In his hotel room at the Milwaukee Hilton, New Orleans’ head coach Hank Stram watches the weather report on local television. Perhaps a Milwaukee reader of this blog can pass along who this might be, or what station it was on — WTMJ Channel 4?

We assume this is the station’s sportscaster, who was shown giving a little plug for the game on Sunday.

The usual between-segments banter between the broadcast news staff, which was before the days of female broadcasters — at least on this station in the Milwaukee area.

A shot of the bottom part of the County Stadium scoreboard is used as a lead-in to the game day segment of the film.

A view of the south end zone in the foreground, looking towards the north end which was situated along the third base line.

We’ve never seen the locker rooms at County Stadium depicted, and in this film the cameras are in the visiting Saints’ dressing area before the game.

Coach Hank Stram visits with his players as game time approaches.

He is seen giving his team the traditional “pep talk” before they take the field.

Also interesting to see is the team making its way to the field via the tunnel area shown here and below.

Being a baseball park primarily, the teams take to the field via the dugouts.

The Saints are seen coming out, and it’s interesting to note that the baseball diamond has not been sodded after the season. Not sure why.

Second-year head coach Bart Starr leads his team out of their dugout and onto the field. One other trivia piece about County Stadium is that both teams were on the same sideline, in what was the outfield side. This was to make the game easier to see by those in the lower box seats along the first base line.

Packers’ running back Eric Torkelson (#26) runs with the ball on a first-half play.

And he winds up in the end zone for a touchdown!

On a defensive play, defensive back Johnnie Gray (#24) scoops up a loose ball, as linebacker Fred Carr (#53) looks on.

Green Bay quarterback Lynn Dickey (#10) gets ready to let one fly.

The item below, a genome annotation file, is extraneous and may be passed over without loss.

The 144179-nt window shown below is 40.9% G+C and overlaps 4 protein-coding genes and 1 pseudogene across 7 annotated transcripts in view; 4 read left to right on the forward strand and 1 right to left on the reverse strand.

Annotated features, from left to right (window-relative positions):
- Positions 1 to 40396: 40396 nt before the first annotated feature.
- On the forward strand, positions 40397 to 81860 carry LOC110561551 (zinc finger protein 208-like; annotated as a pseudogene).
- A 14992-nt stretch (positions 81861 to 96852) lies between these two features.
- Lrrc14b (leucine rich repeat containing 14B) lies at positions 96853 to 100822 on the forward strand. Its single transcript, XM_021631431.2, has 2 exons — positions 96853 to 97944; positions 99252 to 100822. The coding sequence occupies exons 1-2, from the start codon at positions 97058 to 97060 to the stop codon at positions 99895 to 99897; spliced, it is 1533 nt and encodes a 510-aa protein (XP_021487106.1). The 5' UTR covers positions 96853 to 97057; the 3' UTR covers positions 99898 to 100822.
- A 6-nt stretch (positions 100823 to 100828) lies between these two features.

Tight end Rich McGeorge (#81) gets in position to make a reception. Just to the left of the Saints’ linebacker (#58) is where your Packerville U.S.A. editor’s season ticket seats were located.

The reception went for a touchdown, as signaled by the referee here. Behind him are the baseball outfield bleachers, which were along the sideline where both teams stood.

McGeorge celebrates his touchdown with wide receiver Ken Payne (#85).

In the background, the little chalet on top of the beer barrel where “Bernie Brewer” used to slide down after a Brewers’ home run can be seen.

On another play, we can see defensive end Clarence Williams (#83) in on the tackle.

Here’s another shot where we can see most of the outfield and the scoreboard.

The Saints, with quarterback Bobby Douglass (#10) — yes, THAT Bobby Douglass — formerly of the Chicago Bears, are set at the line of scrimmage.

On a tipped ball pass play, Packers’ linebacker Fred Carr grabs the interception and runs it into the south end zone for a Green Bay touchdown!

Carr spikes the ball in celebration.

This was 15 years before the “Lambeau Leap” was invented, but it looks like Carr is preparing to launch himself into the outfield bleachers.

The Packers have prevailed on this November Sunday in their second hometown, Milwaukee.

The clock winds down on a Green Bay victory. They would only win one more game this season — the finale in Atlanta. For the year, they ended up with a 5-9-0 record, which earned them a last place finish in the Central Division.

Two N.F.L. legends shake hands after the game — both head coaches — Bart Starr and Hank Stram. In Super Bowl I, these two opponents met on opposite sides of the ball as well. Stram was the Kansas City Chiefs head coach, while Starr was the Packers’ quarterback and M.V.P. of the game.

Packers’ cornerback Perry Williams (#45) shakes hands with Stram after the game. When was the last time you heard Smith’s name? We thought so.

After the game, Hank Stram answers reporters’ questions somewhere in the bowels of Milwaukee County Stadium.

Steve Sabol of N.F.L. films is the man to thank for letting us see this glimpse into the game as it was in the Seventies.

As much as we love going to games in Lambeau Field in Green Bay, County Stadium still holds a special place in our football hearts.